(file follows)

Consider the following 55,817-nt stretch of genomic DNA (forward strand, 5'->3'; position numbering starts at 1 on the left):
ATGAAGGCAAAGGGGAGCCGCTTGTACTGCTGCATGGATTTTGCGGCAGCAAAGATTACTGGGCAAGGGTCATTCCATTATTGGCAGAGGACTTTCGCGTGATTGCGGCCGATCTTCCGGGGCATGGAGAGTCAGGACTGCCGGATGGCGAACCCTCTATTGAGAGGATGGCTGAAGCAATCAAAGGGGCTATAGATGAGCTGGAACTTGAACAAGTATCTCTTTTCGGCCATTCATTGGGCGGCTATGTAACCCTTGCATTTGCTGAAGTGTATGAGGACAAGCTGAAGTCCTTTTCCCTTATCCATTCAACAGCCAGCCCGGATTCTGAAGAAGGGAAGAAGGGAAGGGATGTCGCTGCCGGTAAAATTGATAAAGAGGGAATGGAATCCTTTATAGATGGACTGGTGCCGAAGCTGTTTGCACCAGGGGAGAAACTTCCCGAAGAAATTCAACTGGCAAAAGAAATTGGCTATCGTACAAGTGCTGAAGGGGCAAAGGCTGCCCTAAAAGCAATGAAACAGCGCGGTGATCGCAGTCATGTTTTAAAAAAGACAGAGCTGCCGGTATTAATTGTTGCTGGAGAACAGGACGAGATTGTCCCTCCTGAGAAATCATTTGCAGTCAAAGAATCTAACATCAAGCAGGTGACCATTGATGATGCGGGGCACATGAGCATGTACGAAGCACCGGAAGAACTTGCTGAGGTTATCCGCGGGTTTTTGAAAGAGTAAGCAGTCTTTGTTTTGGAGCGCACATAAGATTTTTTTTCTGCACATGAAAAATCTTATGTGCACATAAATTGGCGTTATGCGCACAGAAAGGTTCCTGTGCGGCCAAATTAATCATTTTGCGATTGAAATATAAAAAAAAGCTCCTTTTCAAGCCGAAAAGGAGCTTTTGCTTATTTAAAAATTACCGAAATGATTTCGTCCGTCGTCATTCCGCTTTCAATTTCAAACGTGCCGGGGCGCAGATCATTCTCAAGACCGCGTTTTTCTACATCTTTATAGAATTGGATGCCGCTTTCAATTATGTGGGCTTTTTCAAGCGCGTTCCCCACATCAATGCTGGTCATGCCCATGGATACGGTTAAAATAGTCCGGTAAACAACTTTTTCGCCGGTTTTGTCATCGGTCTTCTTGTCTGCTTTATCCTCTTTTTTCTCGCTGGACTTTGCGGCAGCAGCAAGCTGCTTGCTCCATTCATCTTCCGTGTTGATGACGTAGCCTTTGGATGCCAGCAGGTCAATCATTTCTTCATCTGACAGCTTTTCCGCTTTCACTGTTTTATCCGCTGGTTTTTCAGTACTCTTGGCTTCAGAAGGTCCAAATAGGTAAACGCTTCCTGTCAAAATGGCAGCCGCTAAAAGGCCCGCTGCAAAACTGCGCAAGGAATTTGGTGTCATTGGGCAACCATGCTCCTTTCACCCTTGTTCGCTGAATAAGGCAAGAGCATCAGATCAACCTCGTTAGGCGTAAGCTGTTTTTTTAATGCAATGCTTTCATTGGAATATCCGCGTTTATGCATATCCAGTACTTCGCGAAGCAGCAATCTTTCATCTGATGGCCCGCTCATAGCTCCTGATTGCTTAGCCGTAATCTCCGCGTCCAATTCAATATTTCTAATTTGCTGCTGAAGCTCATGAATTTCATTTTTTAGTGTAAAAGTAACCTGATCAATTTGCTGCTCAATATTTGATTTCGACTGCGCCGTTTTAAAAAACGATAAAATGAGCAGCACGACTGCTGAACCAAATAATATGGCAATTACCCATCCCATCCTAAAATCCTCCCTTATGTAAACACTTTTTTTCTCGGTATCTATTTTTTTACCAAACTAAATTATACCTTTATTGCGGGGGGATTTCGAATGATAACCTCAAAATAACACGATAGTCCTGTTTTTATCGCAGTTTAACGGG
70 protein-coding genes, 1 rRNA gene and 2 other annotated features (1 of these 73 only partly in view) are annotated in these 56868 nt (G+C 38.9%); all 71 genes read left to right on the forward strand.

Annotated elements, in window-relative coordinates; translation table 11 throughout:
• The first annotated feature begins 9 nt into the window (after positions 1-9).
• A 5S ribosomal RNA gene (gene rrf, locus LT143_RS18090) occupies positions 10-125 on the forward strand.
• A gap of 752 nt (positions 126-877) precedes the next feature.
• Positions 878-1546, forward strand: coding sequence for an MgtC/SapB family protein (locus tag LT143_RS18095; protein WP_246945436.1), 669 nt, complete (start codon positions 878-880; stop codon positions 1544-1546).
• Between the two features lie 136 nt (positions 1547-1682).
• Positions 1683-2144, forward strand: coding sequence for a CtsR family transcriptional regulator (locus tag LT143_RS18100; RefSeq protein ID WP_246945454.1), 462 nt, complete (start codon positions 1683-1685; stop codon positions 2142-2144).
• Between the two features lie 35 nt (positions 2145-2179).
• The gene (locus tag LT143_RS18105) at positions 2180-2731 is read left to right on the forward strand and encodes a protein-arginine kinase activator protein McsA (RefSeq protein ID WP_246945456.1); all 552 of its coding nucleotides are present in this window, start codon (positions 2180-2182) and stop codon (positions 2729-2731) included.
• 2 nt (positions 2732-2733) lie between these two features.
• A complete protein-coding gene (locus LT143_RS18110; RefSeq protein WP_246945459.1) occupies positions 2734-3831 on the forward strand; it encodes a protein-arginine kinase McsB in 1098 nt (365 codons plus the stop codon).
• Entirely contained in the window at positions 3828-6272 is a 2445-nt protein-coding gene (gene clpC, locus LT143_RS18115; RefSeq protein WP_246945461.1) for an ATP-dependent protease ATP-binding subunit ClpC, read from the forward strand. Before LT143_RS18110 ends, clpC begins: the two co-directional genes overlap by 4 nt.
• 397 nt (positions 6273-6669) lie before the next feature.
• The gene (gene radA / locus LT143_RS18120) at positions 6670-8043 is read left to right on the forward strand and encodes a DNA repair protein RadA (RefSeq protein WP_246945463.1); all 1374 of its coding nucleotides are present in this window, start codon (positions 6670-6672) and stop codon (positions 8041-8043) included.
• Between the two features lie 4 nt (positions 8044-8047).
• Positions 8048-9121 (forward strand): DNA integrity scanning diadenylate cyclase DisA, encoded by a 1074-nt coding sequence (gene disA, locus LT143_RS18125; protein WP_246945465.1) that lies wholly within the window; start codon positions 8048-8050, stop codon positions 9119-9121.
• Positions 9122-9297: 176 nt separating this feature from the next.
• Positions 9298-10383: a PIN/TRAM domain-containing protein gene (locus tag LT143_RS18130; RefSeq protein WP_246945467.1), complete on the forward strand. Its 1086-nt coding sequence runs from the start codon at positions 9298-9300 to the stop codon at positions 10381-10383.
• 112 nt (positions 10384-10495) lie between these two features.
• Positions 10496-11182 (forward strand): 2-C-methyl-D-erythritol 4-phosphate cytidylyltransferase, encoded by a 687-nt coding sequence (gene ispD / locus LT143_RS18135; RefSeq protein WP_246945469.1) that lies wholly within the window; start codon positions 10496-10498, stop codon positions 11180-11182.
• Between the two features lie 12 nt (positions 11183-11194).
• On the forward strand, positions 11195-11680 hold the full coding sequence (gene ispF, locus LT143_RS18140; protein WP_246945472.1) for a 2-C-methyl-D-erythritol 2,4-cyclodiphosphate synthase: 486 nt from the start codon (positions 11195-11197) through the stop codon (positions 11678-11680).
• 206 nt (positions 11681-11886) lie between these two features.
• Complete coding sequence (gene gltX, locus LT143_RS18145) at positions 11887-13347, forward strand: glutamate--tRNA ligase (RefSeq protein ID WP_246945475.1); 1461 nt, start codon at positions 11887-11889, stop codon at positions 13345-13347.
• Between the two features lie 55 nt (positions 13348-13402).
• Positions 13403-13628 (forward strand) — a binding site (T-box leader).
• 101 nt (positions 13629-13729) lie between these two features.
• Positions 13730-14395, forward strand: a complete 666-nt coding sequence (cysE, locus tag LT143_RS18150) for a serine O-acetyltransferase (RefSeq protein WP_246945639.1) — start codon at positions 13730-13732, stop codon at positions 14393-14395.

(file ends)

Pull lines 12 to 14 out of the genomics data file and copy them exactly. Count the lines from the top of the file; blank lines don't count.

• The gene (locus tag LT143_RS18105) at positions 2180-2731 is read left to right on the forward strand and encodes a protein-arginine kinase activator protein McsA (RefSeq protein ID WP_246945456.1); all 552 of its coding nucleotides are present in this window, start codon (positions 2180-2182) and stop codon (positions 2729-2731) included.
• 2 nt (positions 2732-2733) lie between these two features.
• A complete protein-coding gene (locus LT143_RS18110; RefSeq protein WP_246945459.1) occupies positions 2734-3831 on the forward strand; it encodes a protein-arginine kinase McsB in 1098 nt (365 codons plus the stop codon).